How to Build a Dram Shop Case
Dram Shop cases require establishing liability for serving alcoholic beverages that ultimately results in death or injury to the person served or to someone else injured by the person that was served alcoholic beverages. Dram shop liability is governed by statute. Alabama Code Section 6-5-71 sets forth liability against any “person or business that provided alcohol to the culprit.”
This means that if someone is served alcohol by a restaurant, bar, or person after visibly intoxicated and causes an accident, the business or person who served alcohol to the drunk driver can be held responsible for the injuries. Further, Alabama’s Administrative Code Section 20-X-6-.02(4) governs the licenses for bars and restaurants that serve alcohol and forbids serving alcohol to those who appear to be intoxicated. Other states have similar dram shop liability provisions.
Like most cases, a Dram Shop case has some unique challenges and requires work if it is to be successful. And that work starts long before striking a jury or even filing the complaint.
1. One of the first tasks is identifying the potential defendants.
Some good resources to review include an assortment of public records, including business licenses, real property ownership records, and Alabama ABC (Alcoholic Beverage Control Board) records. Some records are easy to get and are easily accessible. Others require a little effort.
Sometimes you need to file suit against obvious defendants like the drunk driver and then obtain records with subpoenas to identify other potential defendants. Establishments that serve alcohol are often related to other entities which manage them, provide employees, provide supervisory employees, manage franchises, or even separately own and manage the distribution of alcohol within a restaurant. Asking the right questions and thoroughly reviewing the documents gathered is critical.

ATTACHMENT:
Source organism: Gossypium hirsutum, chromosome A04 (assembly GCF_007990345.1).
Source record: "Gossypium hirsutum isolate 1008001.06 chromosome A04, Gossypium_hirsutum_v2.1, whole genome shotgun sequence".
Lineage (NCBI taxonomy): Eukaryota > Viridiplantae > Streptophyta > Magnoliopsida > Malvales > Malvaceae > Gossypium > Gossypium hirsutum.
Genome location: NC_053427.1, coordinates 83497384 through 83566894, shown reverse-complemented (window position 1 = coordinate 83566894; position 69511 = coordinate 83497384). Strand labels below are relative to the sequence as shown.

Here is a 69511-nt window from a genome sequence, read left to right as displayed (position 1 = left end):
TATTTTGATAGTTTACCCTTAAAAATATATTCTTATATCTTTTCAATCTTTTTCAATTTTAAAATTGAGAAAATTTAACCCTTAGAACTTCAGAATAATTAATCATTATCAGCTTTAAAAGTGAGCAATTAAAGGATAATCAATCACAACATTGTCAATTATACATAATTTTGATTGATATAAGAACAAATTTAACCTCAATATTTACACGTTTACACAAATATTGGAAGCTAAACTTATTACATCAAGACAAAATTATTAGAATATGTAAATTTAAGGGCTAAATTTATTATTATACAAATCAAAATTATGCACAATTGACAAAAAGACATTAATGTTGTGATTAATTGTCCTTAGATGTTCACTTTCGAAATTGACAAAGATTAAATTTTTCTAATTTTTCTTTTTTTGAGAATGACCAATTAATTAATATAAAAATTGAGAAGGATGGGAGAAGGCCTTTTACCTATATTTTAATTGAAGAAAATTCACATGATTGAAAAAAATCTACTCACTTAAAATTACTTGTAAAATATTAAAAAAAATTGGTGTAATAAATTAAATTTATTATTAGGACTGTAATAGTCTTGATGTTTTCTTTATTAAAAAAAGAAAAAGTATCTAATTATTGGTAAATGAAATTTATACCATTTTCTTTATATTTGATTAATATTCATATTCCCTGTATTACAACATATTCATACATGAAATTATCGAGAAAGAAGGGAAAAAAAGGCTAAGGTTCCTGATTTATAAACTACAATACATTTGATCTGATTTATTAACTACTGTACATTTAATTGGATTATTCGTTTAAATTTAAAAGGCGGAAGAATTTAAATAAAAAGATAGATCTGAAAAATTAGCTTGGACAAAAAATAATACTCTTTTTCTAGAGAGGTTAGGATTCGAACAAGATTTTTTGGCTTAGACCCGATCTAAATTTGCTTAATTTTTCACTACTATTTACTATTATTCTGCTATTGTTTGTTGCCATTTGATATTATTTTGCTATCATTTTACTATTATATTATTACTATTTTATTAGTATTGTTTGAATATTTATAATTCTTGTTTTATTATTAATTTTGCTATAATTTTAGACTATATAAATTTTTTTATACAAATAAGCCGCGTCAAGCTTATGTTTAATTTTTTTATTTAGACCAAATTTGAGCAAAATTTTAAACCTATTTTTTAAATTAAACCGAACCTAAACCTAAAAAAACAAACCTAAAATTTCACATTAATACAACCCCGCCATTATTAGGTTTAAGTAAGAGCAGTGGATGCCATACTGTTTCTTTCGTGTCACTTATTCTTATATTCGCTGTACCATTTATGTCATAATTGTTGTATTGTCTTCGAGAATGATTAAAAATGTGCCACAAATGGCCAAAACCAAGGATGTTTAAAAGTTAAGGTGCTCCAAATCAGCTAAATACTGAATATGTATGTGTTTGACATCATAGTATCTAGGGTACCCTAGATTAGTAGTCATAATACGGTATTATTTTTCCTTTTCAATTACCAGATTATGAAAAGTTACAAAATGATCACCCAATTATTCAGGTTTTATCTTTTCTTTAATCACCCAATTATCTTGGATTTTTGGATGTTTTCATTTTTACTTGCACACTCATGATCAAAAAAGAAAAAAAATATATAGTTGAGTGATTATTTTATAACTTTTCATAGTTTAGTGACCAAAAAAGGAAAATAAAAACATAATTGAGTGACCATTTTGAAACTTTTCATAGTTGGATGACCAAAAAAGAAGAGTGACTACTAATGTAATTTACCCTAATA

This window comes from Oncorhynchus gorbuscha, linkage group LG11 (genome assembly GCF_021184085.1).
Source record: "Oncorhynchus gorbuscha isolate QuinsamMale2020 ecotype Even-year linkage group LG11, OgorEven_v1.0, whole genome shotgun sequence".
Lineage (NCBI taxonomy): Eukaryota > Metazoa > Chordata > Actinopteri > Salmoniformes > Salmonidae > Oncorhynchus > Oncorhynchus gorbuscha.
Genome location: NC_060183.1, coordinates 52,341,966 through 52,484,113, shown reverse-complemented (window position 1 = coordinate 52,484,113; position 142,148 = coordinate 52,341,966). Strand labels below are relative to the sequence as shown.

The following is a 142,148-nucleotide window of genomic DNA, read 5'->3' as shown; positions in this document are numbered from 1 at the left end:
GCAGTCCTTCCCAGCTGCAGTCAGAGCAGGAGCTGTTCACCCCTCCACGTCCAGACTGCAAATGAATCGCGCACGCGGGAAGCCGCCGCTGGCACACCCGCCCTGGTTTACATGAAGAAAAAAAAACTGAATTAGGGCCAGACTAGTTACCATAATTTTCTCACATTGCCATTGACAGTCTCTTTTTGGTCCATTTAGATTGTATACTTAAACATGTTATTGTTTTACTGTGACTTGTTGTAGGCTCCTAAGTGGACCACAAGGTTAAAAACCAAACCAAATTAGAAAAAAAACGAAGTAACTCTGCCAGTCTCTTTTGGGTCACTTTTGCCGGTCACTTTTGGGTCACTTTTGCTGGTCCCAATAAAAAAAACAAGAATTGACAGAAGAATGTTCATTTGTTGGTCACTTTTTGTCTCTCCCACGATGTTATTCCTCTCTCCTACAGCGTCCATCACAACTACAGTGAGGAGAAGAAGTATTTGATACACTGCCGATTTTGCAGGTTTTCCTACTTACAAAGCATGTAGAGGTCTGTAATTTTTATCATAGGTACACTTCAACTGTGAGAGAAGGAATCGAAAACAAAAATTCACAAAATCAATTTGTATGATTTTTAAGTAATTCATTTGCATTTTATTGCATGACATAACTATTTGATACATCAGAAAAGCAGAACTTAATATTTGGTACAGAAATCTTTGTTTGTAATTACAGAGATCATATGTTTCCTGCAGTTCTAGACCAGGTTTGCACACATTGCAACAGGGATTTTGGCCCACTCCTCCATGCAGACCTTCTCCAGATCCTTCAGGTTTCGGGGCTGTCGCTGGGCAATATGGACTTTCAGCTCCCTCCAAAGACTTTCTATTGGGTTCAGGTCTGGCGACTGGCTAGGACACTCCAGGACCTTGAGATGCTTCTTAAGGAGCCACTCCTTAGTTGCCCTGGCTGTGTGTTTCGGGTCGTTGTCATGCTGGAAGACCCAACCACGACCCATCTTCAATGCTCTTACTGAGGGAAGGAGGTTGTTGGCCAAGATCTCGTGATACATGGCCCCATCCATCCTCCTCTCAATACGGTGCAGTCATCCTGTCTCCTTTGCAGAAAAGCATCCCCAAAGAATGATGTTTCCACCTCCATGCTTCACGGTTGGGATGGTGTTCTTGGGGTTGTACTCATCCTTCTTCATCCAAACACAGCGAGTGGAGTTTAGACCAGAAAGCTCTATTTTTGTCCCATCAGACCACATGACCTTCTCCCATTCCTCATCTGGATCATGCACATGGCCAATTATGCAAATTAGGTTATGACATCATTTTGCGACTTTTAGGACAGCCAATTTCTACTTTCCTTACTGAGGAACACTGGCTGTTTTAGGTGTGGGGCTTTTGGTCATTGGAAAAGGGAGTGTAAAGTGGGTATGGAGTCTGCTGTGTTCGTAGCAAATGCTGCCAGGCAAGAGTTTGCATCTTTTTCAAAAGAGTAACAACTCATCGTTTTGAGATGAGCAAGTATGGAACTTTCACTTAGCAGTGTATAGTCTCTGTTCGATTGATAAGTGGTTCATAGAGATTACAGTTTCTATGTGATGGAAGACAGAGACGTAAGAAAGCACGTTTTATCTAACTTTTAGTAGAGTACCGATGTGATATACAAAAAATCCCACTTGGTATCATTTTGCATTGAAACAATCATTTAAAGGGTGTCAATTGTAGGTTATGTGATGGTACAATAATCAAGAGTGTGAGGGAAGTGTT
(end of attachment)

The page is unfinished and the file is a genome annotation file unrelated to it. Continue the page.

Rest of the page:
2. Next, the damages must be ascertained.
Compensatory and punitive damages are allowed in Dram Shop actions in Alabama. See, Wiggins v. Mobile Greyhound Park, LLC, 294 So. 3d 709, 723 (Ala. 2019). A death claim can be brought under the Alabama Dram Shop Act and the decedent is entitled to compensatory and punitive damages, which is unique in Alabama.
The Wrongful Death Act does not apply in a Dram Shop case. Under the Dram Shop Act, the claim for punitive damages does not require any heightened culpability or standard of proof. One entitled to compensatory damages is also necessarily entitled to punitive damages.
When a Dram Shop violation occurs, it is usually not the first time. Finding a pattern of wrongful conduct is important so that the jury has a clear understanding of how dangerous and wrong the serving of alcohol has been at the subject establishment.
This requires more than the standard discovery and taking a defendant's first incomplete and inadequate response as fact. But once a defendant commits to a fact or a usual course of dealing, the trap is set. When you find out the truth and it is inconsistent with what you have been told, it is difficult for the defendant to retreat. Then they’re stuck.
3. The key to a Dram Shop case is proving visible intoxication of the person wrongfully served or that they served an underaged individual. In other words, proving that the customer was served after they were already visibly intoxicated.
If you get a lawyer involved early enough and they are able to determine where the drunk driver was served alcohol, there can be video footage that helps. That is usually not the case, however. That is when you need the right expert.
The Supreme Court has specifically allowed circumstantial evidence to show the totality of the circumstances and thus the visible intoxication. An expert can calculate the number of drinks someone had to reach a certain blood alcohol level and testify as to the signs of visible intoxication that would be shown along the way. Another helpful source of evidence available in some cases is those associated with any related criminal proceedings, such as the indictment and criminal charges, and any plea agreement.